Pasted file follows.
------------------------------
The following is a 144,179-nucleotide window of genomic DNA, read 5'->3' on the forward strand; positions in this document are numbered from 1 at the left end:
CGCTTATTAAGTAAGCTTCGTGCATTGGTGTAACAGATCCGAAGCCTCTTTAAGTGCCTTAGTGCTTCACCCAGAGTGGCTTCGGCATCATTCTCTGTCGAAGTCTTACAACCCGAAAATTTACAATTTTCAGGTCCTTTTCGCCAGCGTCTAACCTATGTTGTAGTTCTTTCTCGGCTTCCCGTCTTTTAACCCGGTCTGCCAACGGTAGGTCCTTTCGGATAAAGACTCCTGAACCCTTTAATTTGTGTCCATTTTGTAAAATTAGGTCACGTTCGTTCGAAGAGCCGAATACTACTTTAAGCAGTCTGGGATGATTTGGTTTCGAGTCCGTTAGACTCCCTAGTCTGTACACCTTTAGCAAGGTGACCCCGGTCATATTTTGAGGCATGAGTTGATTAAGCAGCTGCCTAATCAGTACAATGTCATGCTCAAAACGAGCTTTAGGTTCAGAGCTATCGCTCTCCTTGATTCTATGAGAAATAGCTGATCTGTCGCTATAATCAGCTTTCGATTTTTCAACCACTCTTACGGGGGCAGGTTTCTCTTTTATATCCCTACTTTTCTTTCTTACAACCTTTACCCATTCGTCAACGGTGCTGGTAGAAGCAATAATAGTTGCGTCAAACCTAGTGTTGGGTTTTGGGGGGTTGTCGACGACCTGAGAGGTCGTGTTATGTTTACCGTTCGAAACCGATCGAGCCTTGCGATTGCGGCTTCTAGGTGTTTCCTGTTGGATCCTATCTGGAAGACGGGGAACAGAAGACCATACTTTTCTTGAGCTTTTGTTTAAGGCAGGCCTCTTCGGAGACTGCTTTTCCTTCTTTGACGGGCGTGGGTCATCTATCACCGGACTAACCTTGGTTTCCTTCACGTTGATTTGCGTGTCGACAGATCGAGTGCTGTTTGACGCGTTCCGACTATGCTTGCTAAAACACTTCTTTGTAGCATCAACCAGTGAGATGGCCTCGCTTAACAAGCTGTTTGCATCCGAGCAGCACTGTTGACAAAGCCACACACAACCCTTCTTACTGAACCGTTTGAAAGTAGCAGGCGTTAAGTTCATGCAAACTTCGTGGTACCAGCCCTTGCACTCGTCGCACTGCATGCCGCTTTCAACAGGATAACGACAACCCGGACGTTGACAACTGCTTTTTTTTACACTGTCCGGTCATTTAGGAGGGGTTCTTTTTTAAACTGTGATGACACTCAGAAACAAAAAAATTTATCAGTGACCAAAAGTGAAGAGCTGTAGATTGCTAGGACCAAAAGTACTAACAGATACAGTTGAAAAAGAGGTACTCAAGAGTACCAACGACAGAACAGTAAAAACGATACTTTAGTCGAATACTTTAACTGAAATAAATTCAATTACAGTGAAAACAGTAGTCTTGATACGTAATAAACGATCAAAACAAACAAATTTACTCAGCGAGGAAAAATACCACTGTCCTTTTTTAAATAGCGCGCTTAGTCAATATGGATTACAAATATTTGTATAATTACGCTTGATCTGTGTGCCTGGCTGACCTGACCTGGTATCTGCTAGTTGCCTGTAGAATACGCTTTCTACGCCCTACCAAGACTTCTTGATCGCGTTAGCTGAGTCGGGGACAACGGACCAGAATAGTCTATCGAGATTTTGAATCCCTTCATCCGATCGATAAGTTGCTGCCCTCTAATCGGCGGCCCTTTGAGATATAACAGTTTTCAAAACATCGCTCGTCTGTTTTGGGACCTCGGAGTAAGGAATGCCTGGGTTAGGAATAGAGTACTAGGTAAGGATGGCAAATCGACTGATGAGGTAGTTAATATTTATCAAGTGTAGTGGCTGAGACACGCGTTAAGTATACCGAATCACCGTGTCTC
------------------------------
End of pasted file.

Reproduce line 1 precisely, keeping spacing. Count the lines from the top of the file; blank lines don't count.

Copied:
The following is a 144,179-nucleotide window of genomic DNA, read 5'->3' on the forward strand; positions in this document are numbered from 1 at the left end: